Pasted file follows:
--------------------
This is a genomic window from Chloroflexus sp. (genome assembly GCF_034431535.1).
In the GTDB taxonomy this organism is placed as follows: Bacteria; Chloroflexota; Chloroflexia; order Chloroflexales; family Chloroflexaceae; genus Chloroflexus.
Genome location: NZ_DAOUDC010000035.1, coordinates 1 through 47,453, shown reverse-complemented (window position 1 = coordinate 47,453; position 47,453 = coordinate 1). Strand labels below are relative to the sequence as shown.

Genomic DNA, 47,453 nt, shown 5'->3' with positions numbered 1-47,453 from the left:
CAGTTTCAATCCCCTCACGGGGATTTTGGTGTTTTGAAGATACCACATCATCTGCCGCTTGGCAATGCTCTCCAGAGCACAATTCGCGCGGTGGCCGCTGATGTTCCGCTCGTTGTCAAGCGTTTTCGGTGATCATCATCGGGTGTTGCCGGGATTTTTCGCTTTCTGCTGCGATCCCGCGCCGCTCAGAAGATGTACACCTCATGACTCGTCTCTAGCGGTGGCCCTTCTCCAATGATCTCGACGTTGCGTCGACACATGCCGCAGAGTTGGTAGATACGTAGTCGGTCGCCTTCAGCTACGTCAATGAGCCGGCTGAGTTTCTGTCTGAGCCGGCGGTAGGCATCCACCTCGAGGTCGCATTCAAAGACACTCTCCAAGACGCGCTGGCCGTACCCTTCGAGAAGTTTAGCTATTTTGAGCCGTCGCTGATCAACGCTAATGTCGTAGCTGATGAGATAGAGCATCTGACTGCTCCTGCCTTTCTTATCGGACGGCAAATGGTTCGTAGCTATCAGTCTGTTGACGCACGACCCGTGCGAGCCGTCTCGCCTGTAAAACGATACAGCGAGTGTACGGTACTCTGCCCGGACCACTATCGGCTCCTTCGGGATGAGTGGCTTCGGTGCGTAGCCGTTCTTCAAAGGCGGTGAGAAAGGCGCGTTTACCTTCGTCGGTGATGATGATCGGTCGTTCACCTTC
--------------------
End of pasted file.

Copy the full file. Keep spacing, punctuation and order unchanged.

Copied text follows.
This is a genomic window from Chloroflexus sp. (genome assembly GCF_034431535.1).
In the GTDB taxonomy this organism is placed as follows: Bacteria; Chloroflexota; Chloroflexia; order Chloroflexales; family Chloroflexaceae; genus Chloroflexus.
Genome location: NZ_DAOUDC010000035.1, coordinates 1 through 47,453, shown reverse-complemented (window position 1 = coordinate 47,453; position 47,453 = coordinate 1). Strand labels below are relative to the sequence as shown.

Genomic DNA, 47,453 nt, shown 5'->3' with positions numbered 1-47,453 from the left:
CAGTTTCAATCCCCTCACGGGGATTTTGGTGTTTTGAAGATACCACATCATCTGCCGCTTGGCAATGCTCTCCAGAGCACAATTCGCGCGGTGGCCGCTGATGTTCCGCTCGTTGTCAAGCGTTTTCGGTGATCATCATCGGGTGTTGCCGGGATTTTTCGCTTTCTGCTGCGATCCCGCGCCGCTCAGAAGATGTACACCTCATGACTCGTCTCTAGCGGTGGCCCTTCTCCAATGATCTCGACGTTGCGTCGACACATGCCGCAGAGTTGGTAGATACGTAGTCGGTCGCCTTCAGCTACGTCAATGAGCCGGCTGAGTTTCTGTCTGAGCCGGCGGTAGGCATCCACCTCGAGGTCGCATTCAAAGACACTCTCCAAGACGCGCTGGCCGTACCCTTCGAGAAGTTTAGCTATTTTGAGCCGTCGCTGATCAACGCTAATGTCGTAGCTGATGAGATAGAGCATCTGACTGCTCCTGCCTTTCTTATCGGACGGCAAATGGTTCGTAGCTATCAGTCTGTTGACGCACGACCCGTGCGAGCCGTCTCGCCTGTAAAACGATACAGCGAGTGTACGGTACTCTGCCCGGACCACTATCGGCTCCTTCGGGATGAGTGGCTTCGGTGCGTAGCCGTTCTTCAAAGGCGGTGAGAAAGGCGCGTTTACCTTCGTCGGTGATGATGATCGGTCGTTCACCTTC